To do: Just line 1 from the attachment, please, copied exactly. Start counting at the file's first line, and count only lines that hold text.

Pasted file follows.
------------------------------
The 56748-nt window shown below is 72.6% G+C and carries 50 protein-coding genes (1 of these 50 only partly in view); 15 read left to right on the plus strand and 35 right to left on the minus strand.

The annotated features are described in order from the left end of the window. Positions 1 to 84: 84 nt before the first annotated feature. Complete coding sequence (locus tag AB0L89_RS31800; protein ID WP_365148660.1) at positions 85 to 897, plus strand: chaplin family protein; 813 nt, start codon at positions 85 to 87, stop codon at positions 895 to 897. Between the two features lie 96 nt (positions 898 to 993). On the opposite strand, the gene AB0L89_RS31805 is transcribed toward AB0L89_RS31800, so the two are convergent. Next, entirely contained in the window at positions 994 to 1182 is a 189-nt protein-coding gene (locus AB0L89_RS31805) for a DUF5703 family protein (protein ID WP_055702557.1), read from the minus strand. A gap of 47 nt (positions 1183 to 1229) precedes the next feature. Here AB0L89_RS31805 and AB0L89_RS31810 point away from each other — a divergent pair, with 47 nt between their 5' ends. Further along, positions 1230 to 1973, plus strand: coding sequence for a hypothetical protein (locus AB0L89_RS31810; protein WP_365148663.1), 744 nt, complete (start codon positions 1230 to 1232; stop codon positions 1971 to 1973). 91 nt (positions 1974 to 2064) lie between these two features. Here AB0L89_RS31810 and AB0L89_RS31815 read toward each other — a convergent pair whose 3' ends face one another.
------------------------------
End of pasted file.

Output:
The 56748-nt window shown below is 72.6% G+C and carries 50 protein-coding genes (1 of these 50 only partly in view); 15 read left to right on the plus strand and 35 right to left on the minus strand.